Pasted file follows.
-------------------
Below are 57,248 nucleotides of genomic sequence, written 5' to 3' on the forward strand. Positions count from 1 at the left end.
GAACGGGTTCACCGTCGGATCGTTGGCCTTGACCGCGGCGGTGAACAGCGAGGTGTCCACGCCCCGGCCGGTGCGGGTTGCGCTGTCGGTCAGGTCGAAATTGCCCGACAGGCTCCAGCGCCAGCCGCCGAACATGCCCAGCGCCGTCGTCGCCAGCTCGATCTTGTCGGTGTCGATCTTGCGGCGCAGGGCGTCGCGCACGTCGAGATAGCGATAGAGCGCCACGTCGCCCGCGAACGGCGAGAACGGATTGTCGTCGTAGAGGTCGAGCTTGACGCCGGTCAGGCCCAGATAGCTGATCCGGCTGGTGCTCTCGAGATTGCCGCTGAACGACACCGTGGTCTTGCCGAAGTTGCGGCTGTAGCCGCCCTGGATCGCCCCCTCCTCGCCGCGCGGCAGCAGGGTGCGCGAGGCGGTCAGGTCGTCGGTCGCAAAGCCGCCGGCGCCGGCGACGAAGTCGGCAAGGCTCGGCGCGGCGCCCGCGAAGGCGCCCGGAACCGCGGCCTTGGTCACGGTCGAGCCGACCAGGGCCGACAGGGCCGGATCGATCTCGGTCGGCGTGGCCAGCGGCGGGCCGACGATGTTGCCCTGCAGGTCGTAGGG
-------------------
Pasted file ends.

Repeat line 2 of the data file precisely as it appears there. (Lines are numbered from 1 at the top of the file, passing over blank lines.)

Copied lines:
GAACGGGTTCACCGTCGGATCGTTGGCCTTGACCGCGGCGGTGAACAGCGAGGTGTCCACGCCCCGGCCGGTGCGGGTTGCGCTGTCGGTCAGGTCGAAATTGCCCGACAGGCTCCAGCGCCAGCCGCCGAACATGCCCAGCGCCGTCGTCGCCAGCTCGATCTTGTCGGTGTCGATCTTGCGGCGCAGGGCGTCGCGCACGTCGAGATAGCGATAGAGCGCCACGTCGCCCGCGAACGGCGAGAACGGATTGTCGTCGTAGAGGTCGAGCTTGACGCCGGTCAGGCCCAGATAGCTGATCCGGCTGGTGCTCTCGAGATTGCCGCTGAACGACACCGTGGTCTTGCCGAAGTTGCGGCTGTAGCCGCCCTGGATCGCCCCCTCCTCGCCGCGCGGCAGCAGGGTGCGCGAGGCGGTCAGGTCGTCGGTCGCAAAGCCGCCGGCGCCGGCGACGAAGTCGGCAAGGCTCGGCGCGGCGCCCGCGAAGGCGCCCGGAACCGCGGCCTTGGTCACGGTCGAGCCGACCAGGGCCGACAGGGCCGGATCGATCTCGGTCGGCGTGGCCAGCGGCGGGCCGACGATGTTGCCCTGCAGGTCGTAGGG